Laura Bliss is a staff writer at CityLab, covering transportation, infrastructure, and the environment. She also authors MapLab, a biweekly newsletter about maps that reveal and shape urban spaces (subscribe here). Her work has appeared in the New York Times, The Atlantic, Los Angeles, GOOD, L.A. Review of Books, and beyond.
One civil engineer says it would be less laborious and more cost-effective.
The current price on removing all lead service pipes in Flint, Michigan, is $55 million, as Mayor Karen Weaver announced at a press conference Tuesday.
In the wake of a drinking water crisis that’s risen to national attention, millions of dollars have poured into Flint from the state, the federal government, and private donors. It would be surprising if the city has trouble coming up with the money that Weaver is budgeting.
But what about for other towns around the U.S.? While the scope of the crisis and level of attention in Flint is unique, the infrastructure problem is not. All over the county, leaders are grappling with how to manage or replace aging, lead-addled water-distribution systems, with shrinking tax bases to boot. Does digging up all lead service lines to replace them make fiscal sense for cities deep in the red?
On his urban planning blog Strong Towns, the civil engineer Charles Marohn suggests that a more sound approach for cities in this situation may be to install an entirely new system that runs parallel to old lead pipes. The old system could stay in place and continue to serve the purpose it was really designed for: fighting fires.
Marohn explains why the super-high capacity of many municipal water systems doesn’t really serve the purpose of distributing drinking water:
Let's say you live on a 50-foot lot and there is a small, eight-inch water pipe running in front of your house. There is 130 gallons sitting in that pipe right now. If the water was just for drinking, that's enough for 260 people (half a gallon each). If we counted water for sanitation, it's still enough for 26 people. And that's just in the pipe. There are many multiples of that stored for you in other parts of the system. If the problem is getting people water for drinking and bathing, our current approach is overkill.
Replacing high-capacity systems with another high-capacity system—as Flint is gearing up to do—doesn’t make sense, Marohn believes. “We’d be putting back the same failed systems that are just a millstone around cities’ necks,” he tells CityLab. “They’re enormously expensive to maintain. We have to come up with some lighter touches.” Marohn suggests that the parallel drinking water system could be made of PVC and copper, and that most of these pipes could be simply plowed several feet into the ground—no expensive, laborious trench-digging needed.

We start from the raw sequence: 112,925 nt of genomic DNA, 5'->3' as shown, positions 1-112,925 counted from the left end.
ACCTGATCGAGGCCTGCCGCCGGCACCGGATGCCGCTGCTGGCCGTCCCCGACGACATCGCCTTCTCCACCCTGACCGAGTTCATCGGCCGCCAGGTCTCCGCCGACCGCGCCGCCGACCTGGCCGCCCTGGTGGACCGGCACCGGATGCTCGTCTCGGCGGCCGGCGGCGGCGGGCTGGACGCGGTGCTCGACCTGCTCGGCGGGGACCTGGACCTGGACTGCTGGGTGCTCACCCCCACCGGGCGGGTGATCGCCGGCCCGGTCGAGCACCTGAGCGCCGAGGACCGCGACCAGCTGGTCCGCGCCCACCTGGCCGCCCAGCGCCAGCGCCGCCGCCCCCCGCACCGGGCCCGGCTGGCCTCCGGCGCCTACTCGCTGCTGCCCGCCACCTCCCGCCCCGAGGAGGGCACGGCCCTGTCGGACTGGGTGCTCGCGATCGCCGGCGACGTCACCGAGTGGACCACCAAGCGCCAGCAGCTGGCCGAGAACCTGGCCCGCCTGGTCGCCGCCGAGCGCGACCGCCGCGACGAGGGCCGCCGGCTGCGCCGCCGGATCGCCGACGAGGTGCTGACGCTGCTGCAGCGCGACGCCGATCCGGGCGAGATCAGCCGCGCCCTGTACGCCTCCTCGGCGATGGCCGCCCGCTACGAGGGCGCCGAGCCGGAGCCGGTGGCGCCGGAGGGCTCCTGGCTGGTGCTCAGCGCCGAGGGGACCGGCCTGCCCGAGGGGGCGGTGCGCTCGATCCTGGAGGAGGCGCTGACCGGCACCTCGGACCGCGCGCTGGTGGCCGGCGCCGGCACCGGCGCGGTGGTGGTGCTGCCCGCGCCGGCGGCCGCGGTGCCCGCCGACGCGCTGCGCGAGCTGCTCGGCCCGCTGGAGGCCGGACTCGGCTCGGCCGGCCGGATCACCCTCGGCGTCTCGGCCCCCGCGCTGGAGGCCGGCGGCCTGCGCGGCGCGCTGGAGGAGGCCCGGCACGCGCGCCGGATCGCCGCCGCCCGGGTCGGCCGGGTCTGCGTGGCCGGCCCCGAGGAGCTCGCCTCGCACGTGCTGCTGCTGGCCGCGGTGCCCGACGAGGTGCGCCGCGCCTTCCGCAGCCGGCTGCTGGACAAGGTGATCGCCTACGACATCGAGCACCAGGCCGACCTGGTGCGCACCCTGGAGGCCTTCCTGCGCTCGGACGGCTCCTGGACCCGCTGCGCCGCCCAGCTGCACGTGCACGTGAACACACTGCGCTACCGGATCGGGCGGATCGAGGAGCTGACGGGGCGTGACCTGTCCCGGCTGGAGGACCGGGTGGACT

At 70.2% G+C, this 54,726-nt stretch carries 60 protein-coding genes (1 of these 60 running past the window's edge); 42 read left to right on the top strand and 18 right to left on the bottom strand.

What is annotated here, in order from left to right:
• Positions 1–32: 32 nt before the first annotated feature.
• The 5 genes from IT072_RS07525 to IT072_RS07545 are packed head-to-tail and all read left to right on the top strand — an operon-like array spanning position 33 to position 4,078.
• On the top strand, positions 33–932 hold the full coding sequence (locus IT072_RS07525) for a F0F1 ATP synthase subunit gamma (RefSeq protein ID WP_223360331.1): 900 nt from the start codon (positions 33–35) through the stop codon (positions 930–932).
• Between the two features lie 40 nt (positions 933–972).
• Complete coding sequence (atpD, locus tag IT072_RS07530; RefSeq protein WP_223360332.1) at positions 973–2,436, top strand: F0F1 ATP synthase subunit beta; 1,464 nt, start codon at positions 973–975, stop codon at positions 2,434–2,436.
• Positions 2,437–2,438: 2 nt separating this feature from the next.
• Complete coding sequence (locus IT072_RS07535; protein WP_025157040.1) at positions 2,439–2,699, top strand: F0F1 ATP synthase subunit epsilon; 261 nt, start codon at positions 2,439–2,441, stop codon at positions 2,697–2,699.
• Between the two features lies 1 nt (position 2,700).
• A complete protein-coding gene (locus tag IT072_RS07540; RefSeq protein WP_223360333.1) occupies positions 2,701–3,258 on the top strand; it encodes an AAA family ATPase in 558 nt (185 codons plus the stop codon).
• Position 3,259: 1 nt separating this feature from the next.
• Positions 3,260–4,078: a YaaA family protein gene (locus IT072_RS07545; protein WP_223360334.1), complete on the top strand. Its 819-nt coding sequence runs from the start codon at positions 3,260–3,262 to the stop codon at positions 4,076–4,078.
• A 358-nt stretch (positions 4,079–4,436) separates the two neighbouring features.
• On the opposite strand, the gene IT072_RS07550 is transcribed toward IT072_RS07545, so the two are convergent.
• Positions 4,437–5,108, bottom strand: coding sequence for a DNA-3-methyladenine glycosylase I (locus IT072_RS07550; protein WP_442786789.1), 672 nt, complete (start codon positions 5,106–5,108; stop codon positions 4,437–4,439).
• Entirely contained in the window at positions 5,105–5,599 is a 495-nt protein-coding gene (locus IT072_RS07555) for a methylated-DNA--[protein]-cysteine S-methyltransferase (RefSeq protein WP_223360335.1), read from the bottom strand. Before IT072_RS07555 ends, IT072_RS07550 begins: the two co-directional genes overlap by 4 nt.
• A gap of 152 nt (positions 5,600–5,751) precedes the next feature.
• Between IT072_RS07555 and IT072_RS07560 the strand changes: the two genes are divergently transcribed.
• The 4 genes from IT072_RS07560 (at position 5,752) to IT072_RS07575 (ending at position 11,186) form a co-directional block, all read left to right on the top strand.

Is there wisdom in Marohn’s elegant-sounding proposal in the case of Flint? Marc Edwards, the Virginia Tech professor of civil engineering who has spearheaded lead testing in Flint, tells CityLab via email that it is “one viable approach for dealing with a distribution system that is over-sized for the current population.” He adds: “Someone will have to look at all the alternatives, and complete a cost-benefit analysis.”
What about for other cities drowning in infrastructure costs? Greg DiLoreto, the former president of the American Society of Civil Engineers, tells CityLab that Marohn’s two-pipe system approach could adequately provide lead-free drinking water, but that it would ignore the other big problem with the existing infrastructure: it’s old and failing.
“If you just put in drinking water pipes, then those lead pipes for fighting fires are still not reliable,” DiLoreto says. “Less expensive alternatives should be considered, but if the old system fails, then you haven’t got fire protection.”
That’s a big reason why most cities rely on high-capacity systems that essentially combine drinking water and firefighting water. But Marohn’s point is still valid. On top of dangerous lead levels in water systems well beyond Flint, the U.S. sees roughly 240,000 water main breaks per year, according to the American Society of Civil Engineers. It’s going to cost about $1 trillion to replace the pipes that need replacing.
Marohn’s proposal, while imperfect, is a reminder that cities scrambling to keep the most basic services running need lower-cost alternatives when it comes to providing safe, reliable infrastructure—without cutting corners. As Flint knows all too well, that can lead to tragedy.